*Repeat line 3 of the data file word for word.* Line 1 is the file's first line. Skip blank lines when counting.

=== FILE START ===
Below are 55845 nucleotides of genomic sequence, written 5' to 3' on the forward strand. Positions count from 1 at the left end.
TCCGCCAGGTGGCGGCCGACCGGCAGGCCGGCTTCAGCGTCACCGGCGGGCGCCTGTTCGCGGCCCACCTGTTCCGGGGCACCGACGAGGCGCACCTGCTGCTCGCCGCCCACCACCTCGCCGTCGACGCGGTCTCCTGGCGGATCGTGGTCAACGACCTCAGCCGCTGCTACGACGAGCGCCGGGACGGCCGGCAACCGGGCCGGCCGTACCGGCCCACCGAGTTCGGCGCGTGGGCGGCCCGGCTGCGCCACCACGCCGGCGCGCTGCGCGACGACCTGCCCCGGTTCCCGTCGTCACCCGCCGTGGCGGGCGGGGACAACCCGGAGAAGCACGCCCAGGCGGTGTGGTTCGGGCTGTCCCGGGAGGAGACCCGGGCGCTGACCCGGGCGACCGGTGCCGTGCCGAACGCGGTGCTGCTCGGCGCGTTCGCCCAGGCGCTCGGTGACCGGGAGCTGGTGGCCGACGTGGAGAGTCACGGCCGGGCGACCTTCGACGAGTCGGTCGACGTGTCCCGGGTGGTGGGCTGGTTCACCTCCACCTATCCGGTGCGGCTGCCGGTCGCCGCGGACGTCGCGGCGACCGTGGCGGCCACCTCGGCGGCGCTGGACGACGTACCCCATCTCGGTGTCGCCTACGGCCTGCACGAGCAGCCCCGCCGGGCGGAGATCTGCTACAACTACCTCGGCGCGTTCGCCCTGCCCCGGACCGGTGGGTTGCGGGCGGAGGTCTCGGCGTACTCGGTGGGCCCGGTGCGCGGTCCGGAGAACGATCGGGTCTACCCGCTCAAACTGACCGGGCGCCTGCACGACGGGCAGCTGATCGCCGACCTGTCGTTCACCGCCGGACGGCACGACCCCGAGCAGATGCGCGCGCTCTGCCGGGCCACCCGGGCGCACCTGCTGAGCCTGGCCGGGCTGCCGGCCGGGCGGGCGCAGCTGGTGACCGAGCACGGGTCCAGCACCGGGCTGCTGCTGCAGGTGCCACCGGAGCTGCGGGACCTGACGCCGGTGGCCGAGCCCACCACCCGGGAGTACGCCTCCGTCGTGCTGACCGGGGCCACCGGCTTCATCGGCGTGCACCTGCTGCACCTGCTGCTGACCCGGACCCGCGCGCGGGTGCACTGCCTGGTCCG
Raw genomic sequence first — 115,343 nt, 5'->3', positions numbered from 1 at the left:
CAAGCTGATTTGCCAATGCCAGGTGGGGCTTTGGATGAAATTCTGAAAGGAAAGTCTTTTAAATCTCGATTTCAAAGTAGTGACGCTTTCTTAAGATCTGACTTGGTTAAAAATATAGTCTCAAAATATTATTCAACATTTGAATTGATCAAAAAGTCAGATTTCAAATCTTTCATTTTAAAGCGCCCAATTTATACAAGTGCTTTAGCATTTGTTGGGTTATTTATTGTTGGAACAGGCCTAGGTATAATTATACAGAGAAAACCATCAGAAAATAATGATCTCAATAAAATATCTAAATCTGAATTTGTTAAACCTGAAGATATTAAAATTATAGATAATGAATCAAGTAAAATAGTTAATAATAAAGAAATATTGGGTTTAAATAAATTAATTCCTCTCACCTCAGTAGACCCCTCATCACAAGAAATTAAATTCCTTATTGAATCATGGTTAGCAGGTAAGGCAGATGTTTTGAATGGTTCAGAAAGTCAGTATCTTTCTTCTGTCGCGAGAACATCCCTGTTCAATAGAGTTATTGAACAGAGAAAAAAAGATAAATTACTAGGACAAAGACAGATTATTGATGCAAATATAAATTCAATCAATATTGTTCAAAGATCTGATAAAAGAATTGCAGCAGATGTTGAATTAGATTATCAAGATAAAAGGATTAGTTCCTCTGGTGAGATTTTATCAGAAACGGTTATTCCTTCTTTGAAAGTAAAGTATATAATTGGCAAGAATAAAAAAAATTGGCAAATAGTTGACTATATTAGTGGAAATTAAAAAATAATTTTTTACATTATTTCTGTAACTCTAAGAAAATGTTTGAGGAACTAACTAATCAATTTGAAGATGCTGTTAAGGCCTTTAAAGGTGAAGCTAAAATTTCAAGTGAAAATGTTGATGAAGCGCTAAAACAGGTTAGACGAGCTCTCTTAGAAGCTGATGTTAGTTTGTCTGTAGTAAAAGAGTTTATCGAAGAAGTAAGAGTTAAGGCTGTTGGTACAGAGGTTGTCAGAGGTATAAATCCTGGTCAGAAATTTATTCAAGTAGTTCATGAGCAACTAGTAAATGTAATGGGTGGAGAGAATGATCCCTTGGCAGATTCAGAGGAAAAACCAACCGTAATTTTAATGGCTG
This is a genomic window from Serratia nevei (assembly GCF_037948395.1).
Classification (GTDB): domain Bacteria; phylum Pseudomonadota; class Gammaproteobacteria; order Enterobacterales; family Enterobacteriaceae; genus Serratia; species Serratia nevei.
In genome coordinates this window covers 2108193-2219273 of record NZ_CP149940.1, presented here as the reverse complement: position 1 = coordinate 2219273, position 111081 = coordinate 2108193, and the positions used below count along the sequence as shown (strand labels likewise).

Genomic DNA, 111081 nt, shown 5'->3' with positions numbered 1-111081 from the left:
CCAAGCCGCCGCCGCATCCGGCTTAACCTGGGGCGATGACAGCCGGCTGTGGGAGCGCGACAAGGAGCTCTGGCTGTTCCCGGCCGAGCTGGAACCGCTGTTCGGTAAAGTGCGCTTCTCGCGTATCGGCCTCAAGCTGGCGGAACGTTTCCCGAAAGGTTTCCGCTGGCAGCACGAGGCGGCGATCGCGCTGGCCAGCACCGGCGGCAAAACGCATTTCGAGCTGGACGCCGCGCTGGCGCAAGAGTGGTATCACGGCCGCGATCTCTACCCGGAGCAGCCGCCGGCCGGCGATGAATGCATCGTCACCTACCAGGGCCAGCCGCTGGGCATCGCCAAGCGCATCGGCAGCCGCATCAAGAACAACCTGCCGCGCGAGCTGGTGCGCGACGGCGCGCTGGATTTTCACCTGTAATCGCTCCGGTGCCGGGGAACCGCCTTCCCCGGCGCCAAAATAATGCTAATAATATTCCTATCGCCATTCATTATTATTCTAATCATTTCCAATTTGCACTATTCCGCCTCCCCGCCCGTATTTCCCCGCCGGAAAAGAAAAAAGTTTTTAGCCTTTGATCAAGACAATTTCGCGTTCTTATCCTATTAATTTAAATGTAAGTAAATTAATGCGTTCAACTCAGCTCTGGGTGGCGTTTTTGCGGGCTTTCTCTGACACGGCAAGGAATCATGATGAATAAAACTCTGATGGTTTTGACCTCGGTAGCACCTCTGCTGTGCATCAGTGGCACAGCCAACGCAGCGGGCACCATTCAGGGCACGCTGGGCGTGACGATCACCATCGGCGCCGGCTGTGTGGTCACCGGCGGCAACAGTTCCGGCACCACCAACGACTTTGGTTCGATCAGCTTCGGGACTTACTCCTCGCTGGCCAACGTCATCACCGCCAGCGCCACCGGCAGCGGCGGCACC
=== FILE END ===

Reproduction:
Raw genomic sequence first — 115,343 nt, 5'->3', positions numbered from 1 at the left: